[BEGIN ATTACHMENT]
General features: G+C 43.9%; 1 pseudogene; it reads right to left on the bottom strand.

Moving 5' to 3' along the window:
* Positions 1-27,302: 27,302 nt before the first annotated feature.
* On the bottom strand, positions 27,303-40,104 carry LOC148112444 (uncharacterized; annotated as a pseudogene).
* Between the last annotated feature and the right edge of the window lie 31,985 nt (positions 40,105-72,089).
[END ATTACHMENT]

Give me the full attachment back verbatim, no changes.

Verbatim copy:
General features: G+C 43.9%; 1 pseudogene; it reads right to left on the bottom strand.

Moving 5' to 3' along the window:
* Positions 1-27,302: 27,302 nt before the first annotated feature.
* On the bottom strand, positions 27,303-40,104 carry LOC148112444 (uncharacterized; annotated as a pseudogene).
* Between the last annotated feature and the right edge of the window lie 31,985 nt (positions 40,105-72,089).